I picked this off my bookshelf last week, looking for something light to pass the time in waiting rooms at the hospital, and ended up re-reading the whole book. This collection of columns about life in the USA, written for the Mail on Sunday in the late 90s, is Bill Bryson at his usual high standard. (Actually, I only dislike one of his books – A Walk in the Woods – and I don’t really dislike it all that much.) As ever, he’s at his funniest when writing about the problems just about all of us have encountered at one time or another: getting a new PC up and running, dealing with airline check-in desks, providing the correct form of visual ID.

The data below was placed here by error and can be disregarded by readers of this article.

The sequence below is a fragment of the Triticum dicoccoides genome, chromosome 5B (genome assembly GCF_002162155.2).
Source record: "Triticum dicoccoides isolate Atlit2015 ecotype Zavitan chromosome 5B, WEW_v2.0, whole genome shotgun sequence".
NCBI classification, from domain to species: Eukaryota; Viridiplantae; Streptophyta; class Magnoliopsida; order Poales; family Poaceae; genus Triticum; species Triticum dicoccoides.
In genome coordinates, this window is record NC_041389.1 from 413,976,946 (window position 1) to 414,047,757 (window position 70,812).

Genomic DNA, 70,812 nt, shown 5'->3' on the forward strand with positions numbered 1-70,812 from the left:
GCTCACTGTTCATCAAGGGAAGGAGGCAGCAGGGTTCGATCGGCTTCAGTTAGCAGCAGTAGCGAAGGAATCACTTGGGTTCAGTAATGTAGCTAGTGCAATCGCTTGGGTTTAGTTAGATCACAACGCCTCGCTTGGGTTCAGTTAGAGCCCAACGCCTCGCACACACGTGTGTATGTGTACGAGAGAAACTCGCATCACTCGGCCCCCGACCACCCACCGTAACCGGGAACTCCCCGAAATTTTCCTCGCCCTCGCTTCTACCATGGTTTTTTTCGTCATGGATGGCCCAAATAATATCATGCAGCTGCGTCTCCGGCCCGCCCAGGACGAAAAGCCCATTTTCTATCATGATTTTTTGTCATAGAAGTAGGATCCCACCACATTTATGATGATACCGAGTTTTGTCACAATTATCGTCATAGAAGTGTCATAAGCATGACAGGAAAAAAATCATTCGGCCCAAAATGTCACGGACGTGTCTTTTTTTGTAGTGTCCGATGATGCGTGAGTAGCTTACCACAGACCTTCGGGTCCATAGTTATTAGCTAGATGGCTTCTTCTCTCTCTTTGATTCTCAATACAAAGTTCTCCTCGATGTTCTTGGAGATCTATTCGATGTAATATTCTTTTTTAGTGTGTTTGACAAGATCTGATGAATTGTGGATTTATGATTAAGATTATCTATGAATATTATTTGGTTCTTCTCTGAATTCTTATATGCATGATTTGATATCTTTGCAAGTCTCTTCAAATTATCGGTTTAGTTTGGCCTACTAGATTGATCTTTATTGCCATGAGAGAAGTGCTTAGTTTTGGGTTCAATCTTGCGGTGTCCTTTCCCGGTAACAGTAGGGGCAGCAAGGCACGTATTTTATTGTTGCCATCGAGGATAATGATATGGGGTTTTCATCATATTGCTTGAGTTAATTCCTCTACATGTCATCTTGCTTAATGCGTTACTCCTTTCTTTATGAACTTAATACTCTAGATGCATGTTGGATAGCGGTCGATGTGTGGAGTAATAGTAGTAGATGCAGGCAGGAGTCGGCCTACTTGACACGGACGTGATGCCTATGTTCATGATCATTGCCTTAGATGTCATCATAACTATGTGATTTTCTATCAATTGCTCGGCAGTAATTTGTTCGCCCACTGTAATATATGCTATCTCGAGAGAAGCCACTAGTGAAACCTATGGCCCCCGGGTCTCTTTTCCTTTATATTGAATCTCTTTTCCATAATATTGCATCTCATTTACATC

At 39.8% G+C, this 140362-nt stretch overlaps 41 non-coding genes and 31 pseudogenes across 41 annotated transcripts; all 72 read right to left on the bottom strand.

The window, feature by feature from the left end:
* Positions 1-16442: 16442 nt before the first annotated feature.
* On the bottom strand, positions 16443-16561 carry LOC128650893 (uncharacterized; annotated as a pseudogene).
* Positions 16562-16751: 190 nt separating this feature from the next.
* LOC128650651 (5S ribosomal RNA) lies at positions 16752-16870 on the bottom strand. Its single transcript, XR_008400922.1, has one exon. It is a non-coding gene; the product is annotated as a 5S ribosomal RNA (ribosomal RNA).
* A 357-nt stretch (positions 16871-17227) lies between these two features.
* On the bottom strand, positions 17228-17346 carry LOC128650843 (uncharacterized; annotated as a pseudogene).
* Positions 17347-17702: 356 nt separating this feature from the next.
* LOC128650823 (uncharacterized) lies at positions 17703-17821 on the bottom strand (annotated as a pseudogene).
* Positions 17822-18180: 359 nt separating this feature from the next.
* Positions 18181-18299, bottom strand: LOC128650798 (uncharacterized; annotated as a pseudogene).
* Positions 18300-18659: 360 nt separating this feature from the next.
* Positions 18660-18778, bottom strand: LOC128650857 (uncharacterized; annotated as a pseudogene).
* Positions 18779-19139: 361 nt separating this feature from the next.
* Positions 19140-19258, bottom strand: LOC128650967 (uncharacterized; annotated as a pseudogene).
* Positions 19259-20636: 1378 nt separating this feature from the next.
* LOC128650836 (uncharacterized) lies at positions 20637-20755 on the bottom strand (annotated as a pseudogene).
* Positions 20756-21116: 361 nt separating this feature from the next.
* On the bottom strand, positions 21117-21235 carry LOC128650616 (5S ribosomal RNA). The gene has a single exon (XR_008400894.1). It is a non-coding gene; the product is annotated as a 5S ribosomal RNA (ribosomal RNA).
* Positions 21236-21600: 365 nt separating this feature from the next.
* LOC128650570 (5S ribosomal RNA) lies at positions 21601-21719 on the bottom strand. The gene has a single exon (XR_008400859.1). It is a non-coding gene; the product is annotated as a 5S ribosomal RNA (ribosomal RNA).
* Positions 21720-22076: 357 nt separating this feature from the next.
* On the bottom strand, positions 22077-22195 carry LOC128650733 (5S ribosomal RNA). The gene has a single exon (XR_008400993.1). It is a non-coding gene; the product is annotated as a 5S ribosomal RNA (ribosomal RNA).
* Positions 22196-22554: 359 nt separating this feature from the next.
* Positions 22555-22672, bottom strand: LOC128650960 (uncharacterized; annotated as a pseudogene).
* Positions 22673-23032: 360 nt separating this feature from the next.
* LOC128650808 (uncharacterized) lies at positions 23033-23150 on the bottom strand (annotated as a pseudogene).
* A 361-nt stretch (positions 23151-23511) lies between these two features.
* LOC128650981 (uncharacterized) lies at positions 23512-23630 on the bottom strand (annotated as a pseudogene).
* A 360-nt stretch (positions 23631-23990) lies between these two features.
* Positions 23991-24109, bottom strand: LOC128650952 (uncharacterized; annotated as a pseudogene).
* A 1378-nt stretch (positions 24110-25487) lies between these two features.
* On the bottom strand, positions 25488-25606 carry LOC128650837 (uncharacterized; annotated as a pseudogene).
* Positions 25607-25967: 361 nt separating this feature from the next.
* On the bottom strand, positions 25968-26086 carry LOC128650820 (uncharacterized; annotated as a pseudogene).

But he can also turn out totally serious pieces about the war on drugs, the disappearance of independent shops and restaurants, the ways the US wastes so much energy, and the lie companies tell when they announce changes designed to increase ‘the customer’s convenience’. This book’s so good that I wish he’d move back to the USA and produce a follow-up. One can but dream.